Article IV, Section 4 of the Guarantee Clause in the US was evoked to deter the federal government from acting against the southern states’ insistence on continuing slavery. This can be attributed to the liberal insistence on absolute neutrality. Similarly, a long standing demand of the Hindutva supporters in India has been to establish a universal civic code, deterred thus far by India’s ameliorative conception of secularism. It is nearly 36 years since Amartya Sen built on the 1950 paradox outlined by Kenneth Arrow to suggest that welfare and liberty doomed to an irreconcilable conflict in a society with multiple choices. The dilemma over secularism in India continues to vindicate this paradox.
The author criticizes some of the Hindutva ideologues of advocating a “slavish emulation” of the Israeli polity in India. However, as jurisprudence in each country is directly impacted by both the constitutional context and “ethnography”, no one size can fit all. Contrast this with the complicated juxtaposition of innumerable religions and castes in India, and a singular vision like that of Israel becomes impossible to conceptualize.
The assimilative model of secularism in the US is also questioned by the author, when he suggests that political assimilation is increasingly being coupled with social assimilation, implying standardization. Invoking Employment Division v Smith (1990), the author argues that US jurisprudence has much to learn from the ameliorative model of India, which he considers to be apt for application in this case.
Certain arguments in the book can be readily questioned. First, Jawaharlal Nehru agreed that religion was a “restraining influence on changes in civil society”. Alexis de Tocqueville, on the other hand, was favorable to a “peaceful dominion of religion”. But do religion and civil society need to be problematically intertwined? Romila Thapar has argued- and the author agrees- that the wheel of dharma was essentially secular in its implication. However, the problem lies in the static visualization of religion, which is not the case in India, as the “ever-changing” definition of Sanatana put forth by Sarvapalli Radhakrishnan so vividly portrays.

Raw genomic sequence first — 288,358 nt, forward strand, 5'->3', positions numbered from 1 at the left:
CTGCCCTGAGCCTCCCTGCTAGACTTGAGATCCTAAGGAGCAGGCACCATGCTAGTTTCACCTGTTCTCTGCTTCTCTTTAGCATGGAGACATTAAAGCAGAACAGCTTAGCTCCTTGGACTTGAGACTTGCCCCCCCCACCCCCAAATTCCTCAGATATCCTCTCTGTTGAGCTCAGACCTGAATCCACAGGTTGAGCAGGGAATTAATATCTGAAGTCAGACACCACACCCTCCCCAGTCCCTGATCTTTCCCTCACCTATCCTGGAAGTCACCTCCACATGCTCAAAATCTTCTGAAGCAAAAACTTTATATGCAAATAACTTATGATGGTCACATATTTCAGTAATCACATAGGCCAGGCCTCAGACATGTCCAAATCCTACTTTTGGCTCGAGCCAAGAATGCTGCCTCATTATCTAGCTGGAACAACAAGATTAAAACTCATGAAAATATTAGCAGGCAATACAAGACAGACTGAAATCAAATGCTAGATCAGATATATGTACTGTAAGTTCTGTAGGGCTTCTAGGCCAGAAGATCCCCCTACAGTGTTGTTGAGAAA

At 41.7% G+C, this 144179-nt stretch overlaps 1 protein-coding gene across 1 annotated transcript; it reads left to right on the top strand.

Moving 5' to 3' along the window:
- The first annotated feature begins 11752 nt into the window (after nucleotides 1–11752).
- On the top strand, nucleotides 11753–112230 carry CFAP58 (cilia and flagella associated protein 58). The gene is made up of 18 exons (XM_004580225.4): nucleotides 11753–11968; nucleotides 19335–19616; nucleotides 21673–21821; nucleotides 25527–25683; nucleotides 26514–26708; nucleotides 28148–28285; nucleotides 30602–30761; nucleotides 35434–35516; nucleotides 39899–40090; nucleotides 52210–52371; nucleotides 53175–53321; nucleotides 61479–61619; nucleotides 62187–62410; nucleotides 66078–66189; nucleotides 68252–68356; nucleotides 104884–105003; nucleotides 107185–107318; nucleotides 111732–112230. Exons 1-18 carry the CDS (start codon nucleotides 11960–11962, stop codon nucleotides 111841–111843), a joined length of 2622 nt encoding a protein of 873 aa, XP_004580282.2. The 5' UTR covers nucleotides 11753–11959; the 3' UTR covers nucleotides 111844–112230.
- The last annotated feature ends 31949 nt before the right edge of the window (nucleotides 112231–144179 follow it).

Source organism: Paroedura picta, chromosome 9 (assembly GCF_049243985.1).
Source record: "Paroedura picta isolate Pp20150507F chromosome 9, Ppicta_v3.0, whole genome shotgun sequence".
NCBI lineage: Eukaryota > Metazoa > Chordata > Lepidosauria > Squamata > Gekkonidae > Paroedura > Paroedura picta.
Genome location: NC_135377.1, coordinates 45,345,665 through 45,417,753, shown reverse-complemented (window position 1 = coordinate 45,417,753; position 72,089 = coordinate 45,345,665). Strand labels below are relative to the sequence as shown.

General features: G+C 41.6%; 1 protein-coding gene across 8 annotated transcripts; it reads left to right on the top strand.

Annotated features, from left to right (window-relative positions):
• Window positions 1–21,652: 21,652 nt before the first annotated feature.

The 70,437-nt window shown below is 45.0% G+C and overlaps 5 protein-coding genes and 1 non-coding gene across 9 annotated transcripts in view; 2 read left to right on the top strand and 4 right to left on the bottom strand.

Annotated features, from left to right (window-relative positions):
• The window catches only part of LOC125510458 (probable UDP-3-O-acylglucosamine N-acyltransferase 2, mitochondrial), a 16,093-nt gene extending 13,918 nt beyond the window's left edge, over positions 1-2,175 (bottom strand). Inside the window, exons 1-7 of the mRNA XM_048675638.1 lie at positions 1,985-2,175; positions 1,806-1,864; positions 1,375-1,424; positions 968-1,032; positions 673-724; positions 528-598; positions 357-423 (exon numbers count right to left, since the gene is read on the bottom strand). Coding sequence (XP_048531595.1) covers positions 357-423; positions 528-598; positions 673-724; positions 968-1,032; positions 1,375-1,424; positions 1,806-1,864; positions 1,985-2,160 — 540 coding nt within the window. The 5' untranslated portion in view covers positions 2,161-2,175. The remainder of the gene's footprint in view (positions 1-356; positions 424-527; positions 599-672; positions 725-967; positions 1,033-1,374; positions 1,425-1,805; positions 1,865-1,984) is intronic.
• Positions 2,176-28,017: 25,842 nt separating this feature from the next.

Second, Jacobsohn quotes Seymour Martin Lipset and agrees that “nations can be understood only in comparative perspective”. Although it can be readily conceded that analyzing differences between polities can indeed yield fruitful answers, often to understand the essence of a nation, we need to refer to the famous phrase of the 19th century historian Leopold von Ranke – Wie es eigentlich gewesen (how it essentially was).
Third, in what is supposedly a holistic analysis of the Indian constitutional field, a marked absence is that of a critique of the extremist Maoist and Islamist movements that have sprung up and gathered momentum in the 1990s, establishing “peoples’ courts” and those following the shari’a, bypassing the laws enshrined in the Indian Constitution. The “crisis of secularism” can hardly be understood adequately with just one dimension in the author’s analysis- the Hindutva movement. While it is perhaps unorthodox to classify the far left movements under the same umbrella as a religious movement, it too threatens the constitutional balance in Indian jurisprudence by attempting to forcibly include provisions alienating the so-called upper caste communities in many far flung rural areas.
Ultimately, Jacobsohn’s analysis concludes at a rather persuasive argument. While impartial on the surface, American social and political life is impacted significantly by the role of the Church on issues of public concern such as abortion and education, the latter also being hotly debated in India. However, in India, there has been no attempt to artificially water down this impact by assimilation (which could lead to homogenization). On the contrary, the Sarva dharma sambhava principle is essentially impartial, although it involves including all religions in the jurisprudence, making matters more complicated, albeit more reflective of how society really is, but perhaps being more sensitive to the religious liberties of the individuals and communities concerned.
November 11, 2005
Asia Times, 11.11.2005
William Wilberforce, a British parliamentarian who died in 1833, once spoke of the "dark and bloody superstitions" that embody the creed that came to be termed Hinduism.
Prior to that, the mind-boggling diversity in sub-continental religious practices existed without a common definition to bind them together, and this "crystallization of the concept" is what Brian K Pennington traces in his book Was Hinduism Invented? Britons, Indians and the Colonial Construction of Religion.
Between 1789 and 1832, the Orientalist fascination for the "cloud of fables" – according to William Jones, the 18th century Indian historian – embodied in Vedic literature was replaced by the East India Company-backed intelligentsia who were preoccupied with utilitarian criticisms of the "sinister principles" of the same, depicted nowhere more vividly than in the works of James Mill and Thomas Macaulay.